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Dum. My wife !
Ven. I tremble at thy words.
Dum. Be not dismay'd; the camp is still our own. Night is impending, and the Romans halt.
Ven. But what of Boadicea ?
Dum. Hear and mourn.
Ven. Oh! most unhappy sister !
That thou couldst deviate from a prosp'rous course, When ev'ry gale conspir'd to swell thy glory.
Boad. Throw not on me the crime of envious for
Dum. Dost thou blame fortune, traitress?
Boad. Then the blame
Dun. Avoid my sight.
Boad. Thou Aed'st the first.
Dum. Too true I find a woman curs'd with pow'r
you should clothe this spirit of a wolf
Boad. Beset with perils, as I am, pursu'd
Dar'd to dispute with me supreme command,
Ven. Oh, once united by the friendliest ties,
Dum. Shall thy perfections kneel
Ven. Oh! stop, nor give resentment utt'rance.
Which there lie mangled by the Roman sword”
Dum. By Heav'n, I know distraction rends thy soul, And to its view presents th' approaching scene Of shame and torture, when th' indignant Romans Exact a tenfold vengeance for their suff'rings; And when thou passest through their streets in chains, The just derision of insulting foes, A frantic woman, who resign'd her hopes, And to indulge an empty pride, betray'd Her children, friends, and country; then recal, What once was Boadicea, fall'n how low From all her honours, by her folly fallin From pow'r, from empire, victory, and glory, To vilest bonds, and ignominious stripes.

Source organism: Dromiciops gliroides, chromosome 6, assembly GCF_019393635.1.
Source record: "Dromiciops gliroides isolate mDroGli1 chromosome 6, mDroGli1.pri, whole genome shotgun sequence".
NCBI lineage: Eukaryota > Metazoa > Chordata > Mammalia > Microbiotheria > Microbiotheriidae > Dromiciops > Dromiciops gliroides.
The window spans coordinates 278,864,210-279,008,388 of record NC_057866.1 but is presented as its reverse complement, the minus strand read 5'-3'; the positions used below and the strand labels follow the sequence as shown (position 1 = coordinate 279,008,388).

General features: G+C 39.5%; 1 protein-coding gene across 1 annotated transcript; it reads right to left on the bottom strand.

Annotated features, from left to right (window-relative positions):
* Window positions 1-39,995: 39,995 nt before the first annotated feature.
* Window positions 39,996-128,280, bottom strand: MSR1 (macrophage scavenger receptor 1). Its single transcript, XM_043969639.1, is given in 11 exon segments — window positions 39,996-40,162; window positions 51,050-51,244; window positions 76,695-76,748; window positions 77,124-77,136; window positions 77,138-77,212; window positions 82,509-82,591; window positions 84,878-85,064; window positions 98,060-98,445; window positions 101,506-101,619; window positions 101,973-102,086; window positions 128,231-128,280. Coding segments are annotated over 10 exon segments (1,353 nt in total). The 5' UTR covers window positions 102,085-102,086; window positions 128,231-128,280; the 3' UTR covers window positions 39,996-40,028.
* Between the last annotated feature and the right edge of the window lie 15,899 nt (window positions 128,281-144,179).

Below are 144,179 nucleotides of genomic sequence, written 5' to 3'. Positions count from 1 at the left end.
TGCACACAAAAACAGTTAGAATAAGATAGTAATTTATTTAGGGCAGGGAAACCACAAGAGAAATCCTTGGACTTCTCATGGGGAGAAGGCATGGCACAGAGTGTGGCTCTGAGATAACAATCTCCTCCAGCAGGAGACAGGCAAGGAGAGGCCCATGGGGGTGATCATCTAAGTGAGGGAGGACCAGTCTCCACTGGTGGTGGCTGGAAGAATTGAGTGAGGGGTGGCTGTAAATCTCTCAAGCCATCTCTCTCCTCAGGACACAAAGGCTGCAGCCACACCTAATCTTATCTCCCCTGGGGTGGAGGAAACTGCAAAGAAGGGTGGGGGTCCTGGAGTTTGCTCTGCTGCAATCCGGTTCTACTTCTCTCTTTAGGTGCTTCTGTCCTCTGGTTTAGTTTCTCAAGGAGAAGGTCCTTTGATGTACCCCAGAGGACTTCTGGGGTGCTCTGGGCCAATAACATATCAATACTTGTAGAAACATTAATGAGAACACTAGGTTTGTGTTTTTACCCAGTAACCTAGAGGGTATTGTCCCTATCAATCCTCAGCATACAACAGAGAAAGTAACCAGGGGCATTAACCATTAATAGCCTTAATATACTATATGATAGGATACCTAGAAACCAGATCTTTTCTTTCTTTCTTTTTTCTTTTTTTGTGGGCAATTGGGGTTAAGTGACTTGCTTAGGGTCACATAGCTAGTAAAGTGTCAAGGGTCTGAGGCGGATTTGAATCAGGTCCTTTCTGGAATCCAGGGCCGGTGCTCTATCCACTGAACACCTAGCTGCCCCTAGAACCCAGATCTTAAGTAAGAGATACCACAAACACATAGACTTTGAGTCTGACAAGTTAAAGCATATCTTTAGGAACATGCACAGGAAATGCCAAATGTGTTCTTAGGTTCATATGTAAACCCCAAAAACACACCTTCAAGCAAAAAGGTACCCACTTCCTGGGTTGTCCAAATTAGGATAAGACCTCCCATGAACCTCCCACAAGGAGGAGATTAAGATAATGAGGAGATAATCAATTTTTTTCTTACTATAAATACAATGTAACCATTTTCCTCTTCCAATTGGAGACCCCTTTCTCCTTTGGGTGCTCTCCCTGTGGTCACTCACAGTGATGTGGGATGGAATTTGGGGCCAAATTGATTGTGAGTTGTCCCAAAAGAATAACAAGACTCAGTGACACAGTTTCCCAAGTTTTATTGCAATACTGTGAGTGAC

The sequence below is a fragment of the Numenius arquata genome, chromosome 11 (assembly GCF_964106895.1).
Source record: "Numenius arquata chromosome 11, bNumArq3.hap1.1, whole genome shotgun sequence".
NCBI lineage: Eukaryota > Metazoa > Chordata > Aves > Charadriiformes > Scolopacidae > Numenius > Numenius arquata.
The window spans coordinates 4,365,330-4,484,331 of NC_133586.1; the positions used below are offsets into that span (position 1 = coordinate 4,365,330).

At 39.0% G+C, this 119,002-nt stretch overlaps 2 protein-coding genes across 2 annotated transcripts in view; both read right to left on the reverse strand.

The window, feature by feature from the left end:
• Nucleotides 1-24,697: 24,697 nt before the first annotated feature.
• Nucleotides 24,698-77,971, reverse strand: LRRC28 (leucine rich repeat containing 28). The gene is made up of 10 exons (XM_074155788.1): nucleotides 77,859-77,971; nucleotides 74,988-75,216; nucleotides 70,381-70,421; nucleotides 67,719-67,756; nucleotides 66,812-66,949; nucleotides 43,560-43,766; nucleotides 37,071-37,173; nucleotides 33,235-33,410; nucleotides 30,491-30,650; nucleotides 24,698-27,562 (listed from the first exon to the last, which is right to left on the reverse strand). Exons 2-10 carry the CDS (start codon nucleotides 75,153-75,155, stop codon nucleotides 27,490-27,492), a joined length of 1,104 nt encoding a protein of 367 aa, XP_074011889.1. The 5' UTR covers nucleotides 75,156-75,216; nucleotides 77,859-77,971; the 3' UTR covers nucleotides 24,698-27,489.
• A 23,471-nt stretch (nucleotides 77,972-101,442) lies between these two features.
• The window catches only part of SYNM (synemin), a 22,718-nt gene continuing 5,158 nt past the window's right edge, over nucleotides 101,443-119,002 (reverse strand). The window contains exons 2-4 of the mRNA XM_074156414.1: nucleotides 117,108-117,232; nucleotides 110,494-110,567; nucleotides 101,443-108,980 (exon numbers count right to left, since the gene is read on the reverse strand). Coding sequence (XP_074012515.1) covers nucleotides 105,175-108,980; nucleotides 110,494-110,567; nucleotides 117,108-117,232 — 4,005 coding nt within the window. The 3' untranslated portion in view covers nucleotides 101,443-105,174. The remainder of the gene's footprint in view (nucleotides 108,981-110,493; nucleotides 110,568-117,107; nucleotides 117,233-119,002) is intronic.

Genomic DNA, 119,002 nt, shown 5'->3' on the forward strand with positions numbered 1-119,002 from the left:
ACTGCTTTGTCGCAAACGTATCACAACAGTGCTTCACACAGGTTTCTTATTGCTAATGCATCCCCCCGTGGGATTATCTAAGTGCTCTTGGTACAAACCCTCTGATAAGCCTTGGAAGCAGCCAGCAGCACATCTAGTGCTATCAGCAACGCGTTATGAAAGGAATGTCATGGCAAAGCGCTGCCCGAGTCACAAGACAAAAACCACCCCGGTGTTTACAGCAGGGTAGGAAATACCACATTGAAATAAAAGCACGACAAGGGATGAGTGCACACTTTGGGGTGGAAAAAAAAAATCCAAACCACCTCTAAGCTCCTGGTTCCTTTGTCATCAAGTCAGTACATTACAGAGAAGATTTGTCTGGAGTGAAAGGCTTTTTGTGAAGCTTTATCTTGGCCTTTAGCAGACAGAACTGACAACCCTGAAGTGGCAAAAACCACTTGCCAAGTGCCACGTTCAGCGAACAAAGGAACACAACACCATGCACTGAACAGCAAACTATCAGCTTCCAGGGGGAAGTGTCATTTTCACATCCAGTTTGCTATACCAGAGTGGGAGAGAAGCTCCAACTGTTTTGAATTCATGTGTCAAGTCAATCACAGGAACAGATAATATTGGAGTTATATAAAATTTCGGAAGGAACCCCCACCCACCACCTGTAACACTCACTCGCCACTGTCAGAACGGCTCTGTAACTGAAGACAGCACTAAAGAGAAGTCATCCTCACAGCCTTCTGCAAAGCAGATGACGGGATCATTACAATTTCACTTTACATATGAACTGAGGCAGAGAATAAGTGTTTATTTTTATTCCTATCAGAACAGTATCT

Boad. May curses blast thee, worse than I can utta And keener pangs than whips or shackles seize thee?
Ven. Oh! sister, how unseemly is this rage ! Whom dost thou load with these ungen'rous curses? Thy faithful friend, thy counsellor and brother, Whom thou has injur’d, injur'd past the pow'r Of reparation. “ Dost thou call for whips “ To print those venerable limbs with shame, « For bonds to humble that majestic head, “ Which foes themselves must honour? Yet, if chains “ Must be our fate, what cruel hand hath forg'd
them, “ But thine alone? Thy hand hath heap'd destruction « On him, thy once rever'd ally, on me, “ On my poor children, guiltless of offence, « And on thy own, who claim'd protection from
thee ;'' Yet thou, obdurate, to thy rage a prey, Dost chide remorse and pity from thy breast. Dum. Source of thy own afflictions! to behold thee
[To Boadicea. Distracted thus, thus fall'n and lost, to see Thus strongly painted on thy lab'ring features The pangs, thou feel'st within, awakes compassion.
Boad. Hal no -divine Andate shall uphold me Above thy pity. Think'st thou, Boadicea Is thus deserted by her patron goddess, Thus void of all resources? Think so still, And be deceiv'd. Ev'n now I feel her aid ; [Aside. I feel her here; the warlike queen inspires